The part of the Sega Genesis memory map allocated to the cartridge is a linear sequence of bytes from $000000 to $3FFFFF. The part of the Super NES memory map allocated to the cartridge is not. See my diagram of Super NES address space.
The 65816 divides its 16 MiB address space into 256 banks, each 64 KiB in size. In order to make certain addressing modes more efficient to use, the Super NES divides up cartridge ROM address space as follows:
- Bank $00-$3F: Second half (32 KiB, $8000-$FFFF)
- Bank $40-$7D: Whole bank (64 KiB, $0000-$FFFF)
- Bank $80-$BF: Second half (32 KiB, $8000-$FFFF)
- Bank $C0-$FF: Whole bank (64 KiB, $0000-$FFFF)
The "HiROM" mapping (mode $21 or $31) is a linear sequence of bytes from $C00000 on up. Because of incomplete decoding of the address bus, the second half of each 64 KiB bank is usually mirrored into $808000-$80FFFF, $818000-$81FFFF, $828000-$82FFFF, ..., $BF8000-$BFFFFF. In addition, banks $80-$FD are mirrored into banks $00-$7D, so that the 65816 CPU can find the reset vectors at $00FFE0-$00FFFF (which is mirrored from $80FFE0-$80FFFF). Usually, battery save memory is at $306000-$307FFF, $316000-$317FFF, ..., $3F6000-$3F7FFF.
You might notice that everything in the above skips banks $7E and $7F. That's where the Super NES puts its 128 KiB of RAM, with the first 8 KiB mirrored into banks $00-$3F and $80-$BF. It also mirrors the memory-mapped I/O ports associated with the CPU's memory controller and the Picture Processing Unit (PPU) into banks $00-$3F and $80-$BF. They are made accessible through all these banks so that the same value of the Data Bank Register (DBR), analogous to the Data Segment (DS) register on 8086, can see RAM and ROM at the same time.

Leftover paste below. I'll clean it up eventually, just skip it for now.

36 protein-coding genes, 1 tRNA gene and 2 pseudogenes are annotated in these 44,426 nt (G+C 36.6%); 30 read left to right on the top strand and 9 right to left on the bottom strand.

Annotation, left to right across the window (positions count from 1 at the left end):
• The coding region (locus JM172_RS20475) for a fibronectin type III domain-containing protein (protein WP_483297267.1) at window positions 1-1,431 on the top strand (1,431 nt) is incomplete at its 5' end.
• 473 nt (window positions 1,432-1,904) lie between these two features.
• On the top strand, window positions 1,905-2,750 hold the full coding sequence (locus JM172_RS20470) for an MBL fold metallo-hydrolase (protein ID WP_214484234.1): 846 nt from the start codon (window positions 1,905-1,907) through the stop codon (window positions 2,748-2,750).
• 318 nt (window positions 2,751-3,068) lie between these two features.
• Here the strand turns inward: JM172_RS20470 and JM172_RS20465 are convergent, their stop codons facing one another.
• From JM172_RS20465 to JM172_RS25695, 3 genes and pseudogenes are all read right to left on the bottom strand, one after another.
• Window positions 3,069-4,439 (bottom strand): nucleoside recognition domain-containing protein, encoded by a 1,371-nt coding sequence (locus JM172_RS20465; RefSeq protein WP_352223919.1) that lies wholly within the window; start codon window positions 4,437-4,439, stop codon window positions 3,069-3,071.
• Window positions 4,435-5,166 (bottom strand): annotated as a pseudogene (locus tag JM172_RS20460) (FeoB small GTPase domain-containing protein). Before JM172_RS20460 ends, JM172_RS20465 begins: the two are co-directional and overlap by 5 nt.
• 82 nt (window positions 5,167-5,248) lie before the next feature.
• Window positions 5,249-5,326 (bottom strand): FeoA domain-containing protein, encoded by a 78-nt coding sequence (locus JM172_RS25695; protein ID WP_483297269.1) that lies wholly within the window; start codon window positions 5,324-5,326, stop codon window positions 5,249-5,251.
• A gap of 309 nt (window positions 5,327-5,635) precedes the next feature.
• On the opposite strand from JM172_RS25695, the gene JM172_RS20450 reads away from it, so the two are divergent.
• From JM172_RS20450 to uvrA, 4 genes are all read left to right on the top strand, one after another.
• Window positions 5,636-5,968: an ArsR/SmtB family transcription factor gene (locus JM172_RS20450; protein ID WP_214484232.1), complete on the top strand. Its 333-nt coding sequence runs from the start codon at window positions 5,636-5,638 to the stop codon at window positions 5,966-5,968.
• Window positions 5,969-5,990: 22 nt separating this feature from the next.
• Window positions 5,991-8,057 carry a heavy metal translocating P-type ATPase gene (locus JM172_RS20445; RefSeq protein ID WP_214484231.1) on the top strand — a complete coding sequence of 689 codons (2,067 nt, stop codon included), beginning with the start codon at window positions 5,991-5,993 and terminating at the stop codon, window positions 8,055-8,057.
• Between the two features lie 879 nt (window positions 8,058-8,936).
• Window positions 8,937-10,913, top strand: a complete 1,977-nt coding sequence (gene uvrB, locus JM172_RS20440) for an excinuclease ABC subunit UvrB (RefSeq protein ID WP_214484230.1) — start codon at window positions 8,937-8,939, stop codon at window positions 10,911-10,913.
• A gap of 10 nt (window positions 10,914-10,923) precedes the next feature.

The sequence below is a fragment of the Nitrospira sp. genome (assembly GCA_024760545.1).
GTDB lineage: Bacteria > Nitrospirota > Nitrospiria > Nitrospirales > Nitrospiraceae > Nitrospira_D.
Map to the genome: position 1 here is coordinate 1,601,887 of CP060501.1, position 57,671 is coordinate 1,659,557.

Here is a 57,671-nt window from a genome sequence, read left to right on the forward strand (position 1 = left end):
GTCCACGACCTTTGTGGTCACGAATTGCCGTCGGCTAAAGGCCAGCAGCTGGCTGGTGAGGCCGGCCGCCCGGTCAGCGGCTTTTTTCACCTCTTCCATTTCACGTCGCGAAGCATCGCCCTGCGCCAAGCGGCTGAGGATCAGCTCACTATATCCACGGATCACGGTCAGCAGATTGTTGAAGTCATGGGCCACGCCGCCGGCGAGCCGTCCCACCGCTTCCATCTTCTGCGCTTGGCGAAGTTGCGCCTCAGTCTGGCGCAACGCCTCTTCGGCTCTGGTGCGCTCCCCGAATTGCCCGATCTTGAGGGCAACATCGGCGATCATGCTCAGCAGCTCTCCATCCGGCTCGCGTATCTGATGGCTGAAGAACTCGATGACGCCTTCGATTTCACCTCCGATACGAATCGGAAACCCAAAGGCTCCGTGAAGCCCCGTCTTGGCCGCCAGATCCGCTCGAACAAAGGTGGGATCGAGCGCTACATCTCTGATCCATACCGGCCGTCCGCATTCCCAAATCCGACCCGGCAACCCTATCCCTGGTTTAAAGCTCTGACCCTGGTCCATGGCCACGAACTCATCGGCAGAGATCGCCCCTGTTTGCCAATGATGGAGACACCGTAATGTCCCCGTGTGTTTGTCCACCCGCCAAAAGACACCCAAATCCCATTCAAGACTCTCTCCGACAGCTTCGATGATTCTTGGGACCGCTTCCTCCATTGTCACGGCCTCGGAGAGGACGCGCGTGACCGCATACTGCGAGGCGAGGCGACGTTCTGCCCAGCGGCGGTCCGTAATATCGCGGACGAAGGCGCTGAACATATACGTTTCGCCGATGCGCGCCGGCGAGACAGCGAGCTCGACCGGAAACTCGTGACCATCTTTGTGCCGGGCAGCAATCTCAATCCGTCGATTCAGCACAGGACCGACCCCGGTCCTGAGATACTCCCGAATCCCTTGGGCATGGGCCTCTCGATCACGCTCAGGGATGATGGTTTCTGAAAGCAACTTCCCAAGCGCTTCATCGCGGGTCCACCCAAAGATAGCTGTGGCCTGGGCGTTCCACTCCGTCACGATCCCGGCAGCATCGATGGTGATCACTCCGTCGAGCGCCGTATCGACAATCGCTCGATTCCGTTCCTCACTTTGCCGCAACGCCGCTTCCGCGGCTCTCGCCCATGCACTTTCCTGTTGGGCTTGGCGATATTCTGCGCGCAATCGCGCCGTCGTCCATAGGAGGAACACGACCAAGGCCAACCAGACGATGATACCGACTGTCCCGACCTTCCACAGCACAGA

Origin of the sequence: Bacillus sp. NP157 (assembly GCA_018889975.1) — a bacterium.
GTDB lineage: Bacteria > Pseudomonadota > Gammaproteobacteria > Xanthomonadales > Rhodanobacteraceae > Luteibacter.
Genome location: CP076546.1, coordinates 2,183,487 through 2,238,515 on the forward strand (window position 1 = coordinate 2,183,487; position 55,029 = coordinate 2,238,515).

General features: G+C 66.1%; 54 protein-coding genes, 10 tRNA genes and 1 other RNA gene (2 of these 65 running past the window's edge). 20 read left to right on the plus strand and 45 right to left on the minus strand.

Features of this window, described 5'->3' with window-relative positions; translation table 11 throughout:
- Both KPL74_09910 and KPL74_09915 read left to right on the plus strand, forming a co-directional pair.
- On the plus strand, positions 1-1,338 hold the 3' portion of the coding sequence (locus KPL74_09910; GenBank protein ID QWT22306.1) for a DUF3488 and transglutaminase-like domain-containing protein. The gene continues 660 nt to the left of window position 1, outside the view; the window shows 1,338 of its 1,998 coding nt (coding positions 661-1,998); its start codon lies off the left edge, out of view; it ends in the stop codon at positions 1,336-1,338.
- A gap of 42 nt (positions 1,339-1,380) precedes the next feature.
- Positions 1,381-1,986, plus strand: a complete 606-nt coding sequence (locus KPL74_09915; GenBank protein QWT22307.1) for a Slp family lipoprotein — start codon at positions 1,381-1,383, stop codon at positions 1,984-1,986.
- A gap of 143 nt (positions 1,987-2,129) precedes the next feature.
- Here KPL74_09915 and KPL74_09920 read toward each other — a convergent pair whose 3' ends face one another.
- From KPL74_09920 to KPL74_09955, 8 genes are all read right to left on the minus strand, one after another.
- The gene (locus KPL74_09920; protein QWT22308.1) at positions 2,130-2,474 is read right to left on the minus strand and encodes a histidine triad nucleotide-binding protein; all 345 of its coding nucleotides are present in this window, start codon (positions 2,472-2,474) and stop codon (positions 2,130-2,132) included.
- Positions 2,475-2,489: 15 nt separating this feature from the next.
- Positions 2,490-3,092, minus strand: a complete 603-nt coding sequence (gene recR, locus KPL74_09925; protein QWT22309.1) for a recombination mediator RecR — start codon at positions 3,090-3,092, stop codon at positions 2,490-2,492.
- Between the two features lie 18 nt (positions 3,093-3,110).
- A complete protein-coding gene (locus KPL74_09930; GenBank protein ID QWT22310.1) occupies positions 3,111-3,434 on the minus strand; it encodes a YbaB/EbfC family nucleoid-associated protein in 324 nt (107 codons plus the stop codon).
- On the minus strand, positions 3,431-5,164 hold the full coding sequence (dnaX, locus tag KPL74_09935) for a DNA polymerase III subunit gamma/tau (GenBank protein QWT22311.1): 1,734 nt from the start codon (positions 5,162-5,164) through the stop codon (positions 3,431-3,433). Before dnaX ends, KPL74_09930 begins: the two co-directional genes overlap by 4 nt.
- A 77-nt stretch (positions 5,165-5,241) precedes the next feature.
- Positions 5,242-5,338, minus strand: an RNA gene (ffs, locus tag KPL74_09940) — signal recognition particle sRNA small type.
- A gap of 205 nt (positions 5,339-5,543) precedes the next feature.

The "ExHiROM" mapping (mode $25 or $35) has two linear sequences of bytes: from $C00000 to $DFFFFF and then from $400000 to $5FFFFF, which get mirrored down into the second half of $80-$BF and $00-$1F respectively. Only the largest games, mostly exclusive to Japan such as Tales of Phantasia, use ExHiROM.
The "LoROM" mapping (mode $20 or $30), more common on early games, does not connect A15 out of the system to the ROM. This means it uses only the second half of each bank: $808000-$80FFFF, $818000-$81FFFF, $828000-$82FFFF, ..., $FF8000-$FFFFFF. Banks $C0 through $FF mirror the 32K of data in that bank into both halves of the bank, and banks $00-$6F are a mirror of banks $80-$EF. Usually, battery save memory is somewhere in $700000-$77FFFF.
Cartridges use either slow or fast mask ROM. Modes $20, $21, and $25 are "slow ROM", where the CPU slows down slightly in order to allow use of cheaper 200 ns ROM. Modes $30 and $31 are "fast ROM", which needs 120 ns ROM that was more expensive in the early 1990s. Mode $35 has fast ROM for the $C00000-$FFFFFF region but slow ROM for the $400000-$5FFFFF region.
Slight differences in address decoding in each cartridge lead to differences in which address ranges actually contain mirrored ROM (as opposed to open bus) and which address ranges contain battery-backed RAM. Furthermore, some coprocessors included in cartridges can change this mapping at runtime.